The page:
Had he been clothed, he probably would have been able to go on the trip.  The irony was lost on this particular two-year-old.   

The whole being-naked thing is just part of a recent increase in antics by the boy, which my wife attributes to him being “overtired.”  Overtired is how she has explained our kids’ worst behavior ever since she read that book on healthy sleep habits and well-behaved children almost ten years ago.

By my count, Drew has been overtired since he turned two, eleven months ago.   Don’t even ask how long our ten-year-old has been behind on sleep.

You know who’s really overtired?  Here’s a hint: the guy who was just outrun by a naked two-year-old.

Wednesday, July 10, 2013

... Had to Cruise On Back Home

It’s that time of year when many of us take vacations, stay-cations or even just a few good, long weekends.  It’s a chance for us to forget about work; to unwind with family; and maybe to enjoy the little ones in our lives.  If you’re a neurotic, anxiety-prone, middle-aged father of four – hypothetically speaking – it's also yet another opportunity to obsess on all that you still want to accomplish in life.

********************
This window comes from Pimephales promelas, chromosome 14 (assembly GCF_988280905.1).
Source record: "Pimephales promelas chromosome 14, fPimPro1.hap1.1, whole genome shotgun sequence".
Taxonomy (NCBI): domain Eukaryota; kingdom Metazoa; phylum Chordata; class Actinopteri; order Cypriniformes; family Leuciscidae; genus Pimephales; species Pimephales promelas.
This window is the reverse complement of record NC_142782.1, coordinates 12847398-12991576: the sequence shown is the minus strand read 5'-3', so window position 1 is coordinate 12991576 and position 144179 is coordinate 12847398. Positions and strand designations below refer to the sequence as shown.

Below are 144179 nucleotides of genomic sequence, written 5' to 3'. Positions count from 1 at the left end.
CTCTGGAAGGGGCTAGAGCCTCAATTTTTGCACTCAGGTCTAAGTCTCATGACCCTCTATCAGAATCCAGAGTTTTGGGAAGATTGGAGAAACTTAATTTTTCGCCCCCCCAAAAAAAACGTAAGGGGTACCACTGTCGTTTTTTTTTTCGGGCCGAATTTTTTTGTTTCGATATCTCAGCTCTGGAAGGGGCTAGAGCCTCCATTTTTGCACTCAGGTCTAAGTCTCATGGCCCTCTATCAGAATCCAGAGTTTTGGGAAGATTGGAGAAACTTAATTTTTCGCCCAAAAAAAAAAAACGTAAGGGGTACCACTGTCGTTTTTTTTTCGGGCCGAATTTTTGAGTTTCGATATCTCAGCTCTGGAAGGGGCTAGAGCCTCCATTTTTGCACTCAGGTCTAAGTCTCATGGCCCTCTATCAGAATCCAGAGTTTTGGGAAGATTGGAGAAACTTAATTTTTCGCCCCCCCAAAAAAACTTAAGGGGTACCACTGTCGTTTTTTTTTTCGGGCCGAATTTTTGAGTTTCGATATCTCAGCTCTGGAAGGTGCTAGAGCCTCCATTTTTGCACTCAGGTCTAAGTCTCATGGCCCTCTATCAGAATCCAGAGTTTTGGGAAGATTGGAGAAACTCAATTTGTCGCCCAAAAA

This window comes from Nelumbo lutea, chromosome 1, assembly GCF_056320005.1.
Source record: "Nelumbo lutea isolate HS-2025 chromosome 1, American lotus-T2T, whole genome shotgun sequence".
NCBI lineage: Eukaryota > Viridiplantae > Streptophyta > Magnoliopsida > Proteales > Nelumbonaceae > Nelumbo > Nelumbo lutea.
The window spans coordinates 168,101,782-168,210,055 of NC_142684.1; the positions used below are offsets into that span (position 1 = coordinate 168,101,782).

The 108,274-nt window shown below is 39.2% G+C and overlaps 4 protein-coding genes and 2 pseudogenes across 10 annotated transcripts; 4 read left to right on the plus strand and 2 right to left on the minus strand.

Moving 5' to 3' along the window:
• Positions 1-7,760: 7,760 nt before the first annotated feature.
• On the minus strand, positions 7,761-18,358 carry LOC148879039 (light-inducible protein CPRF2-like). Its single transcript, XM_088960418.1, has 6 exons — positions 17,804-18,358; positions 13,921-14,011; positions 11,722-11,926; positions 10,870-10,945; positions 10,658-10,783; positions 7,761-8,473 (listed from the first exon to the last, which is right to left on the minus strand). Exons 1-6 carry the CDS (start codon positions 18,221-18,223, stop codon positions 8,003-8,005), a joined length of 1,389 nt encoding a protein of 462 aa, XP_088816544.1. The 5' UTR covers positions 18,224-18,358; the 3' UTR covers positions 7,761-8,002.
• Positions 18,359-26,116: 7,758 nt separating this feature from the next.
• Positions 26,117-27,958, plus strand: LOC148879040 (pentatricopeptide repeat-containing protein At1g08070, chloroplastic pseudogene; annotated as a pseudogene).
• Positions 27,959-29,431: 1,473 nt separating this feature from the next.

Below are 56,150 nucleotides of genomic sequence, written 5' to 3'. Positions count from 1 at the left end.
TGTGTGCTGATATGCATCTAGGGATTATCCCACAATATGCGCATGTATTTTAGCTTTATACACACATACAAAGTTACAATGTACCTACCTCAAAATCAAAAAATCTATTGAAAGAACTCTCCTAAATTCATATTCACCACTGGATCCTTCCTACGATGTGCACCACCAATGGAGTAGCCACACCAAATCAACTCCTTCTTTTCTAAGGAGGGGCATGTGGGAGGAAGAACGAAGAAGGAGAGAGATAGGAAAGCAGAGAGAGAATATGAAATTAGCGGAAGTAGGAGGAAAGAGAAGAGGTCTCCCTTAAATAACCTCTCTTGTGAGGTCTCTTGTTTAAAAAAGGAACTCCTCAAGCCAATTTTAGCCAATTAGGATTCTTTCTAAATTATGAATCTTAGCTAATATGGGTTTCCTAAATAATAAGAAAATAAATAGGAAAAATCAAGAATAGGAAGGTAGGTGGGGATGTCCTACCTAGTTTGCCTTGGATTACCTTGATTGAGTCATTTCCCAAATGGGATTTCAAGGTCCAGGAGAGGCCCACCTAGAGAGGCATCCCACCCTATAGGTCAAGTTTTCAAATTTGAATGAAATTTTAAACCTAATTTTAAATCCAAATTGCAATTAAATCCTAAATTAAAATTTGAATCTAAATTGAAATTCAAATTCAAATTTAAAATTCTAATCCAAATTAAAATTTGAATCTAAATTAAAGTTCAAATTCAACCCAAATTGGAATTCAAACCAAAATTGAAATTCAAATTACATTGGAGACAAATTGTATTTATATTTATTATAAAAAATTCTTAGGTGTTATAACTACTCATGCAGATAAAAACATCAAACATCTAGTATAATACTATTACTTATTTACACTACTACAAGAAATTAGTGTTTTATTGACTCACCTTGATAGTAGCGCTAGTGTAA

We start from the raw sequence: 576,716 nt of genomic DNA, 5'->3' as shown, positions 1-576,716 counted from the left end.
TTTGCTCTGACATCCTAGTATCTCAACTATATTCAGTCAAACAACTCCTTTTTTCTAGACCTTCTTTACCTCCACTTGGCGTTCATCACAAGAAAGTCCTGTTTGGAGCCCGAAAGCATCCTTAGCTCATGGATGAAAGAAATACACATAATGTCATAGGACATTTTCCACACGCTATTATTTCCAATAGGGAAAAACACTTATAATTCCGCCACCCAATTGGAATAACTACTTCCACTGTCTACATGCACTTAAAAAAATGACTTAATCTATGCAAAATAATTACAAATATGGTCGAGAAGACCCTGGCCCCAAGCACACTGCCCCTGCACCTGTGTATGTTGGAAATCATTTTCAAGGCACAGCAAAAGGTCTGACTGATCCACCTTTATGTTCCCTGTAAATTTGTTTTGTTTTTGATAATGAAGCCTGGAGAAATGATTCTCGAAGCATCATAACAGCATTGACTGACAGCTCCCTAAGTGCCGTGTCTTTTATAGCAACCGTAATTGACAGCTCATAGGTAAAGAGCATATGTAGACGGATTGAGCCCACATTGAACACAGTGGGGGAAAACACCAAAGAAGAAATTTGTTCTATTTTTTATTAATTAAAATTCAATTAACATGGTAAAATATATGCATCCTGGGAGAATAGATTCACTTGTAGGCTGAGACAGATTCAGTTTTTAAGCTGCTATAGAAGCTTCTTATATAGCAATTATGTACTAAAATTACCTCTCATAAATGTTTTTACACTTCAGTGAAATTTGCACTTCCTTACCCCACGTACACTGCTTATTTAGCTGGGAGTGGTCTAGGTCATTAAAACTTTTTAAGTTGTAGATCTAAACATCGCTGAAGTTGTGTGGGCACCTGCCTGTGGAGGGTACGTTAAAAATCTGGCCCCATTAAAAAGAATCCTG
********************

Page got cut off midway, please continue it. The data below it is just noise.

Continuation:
Too much sharing?  Maybe.

I, for one, just love vacation.  I love the feeling you get when you first arrive at your destination, unpack your bags, and are able to mentally and physically step away from all the things that cause you stress on a daily basis – the bills, the work deadlines, the endless afterschool activities, the lawn, the laundry, the everything.   When, for a brief moment, you're able to forget all that junk and fully decompress.  It’s a feeling that really only comes in the first few days of a break from the daily grind. 

Sometimes, I wish I could take that feeling and bottle it.  Then I’m reminded, someone already has.  It’s called rum.

But seriously.  I'm not talking about the rum-induced feeling some of us also get on vacation, but that natural one that umbrella drinks can only try to imitate.  It's that feeling of true vacation relaxation, and it is special.  

Looking for seashells as the sun rises.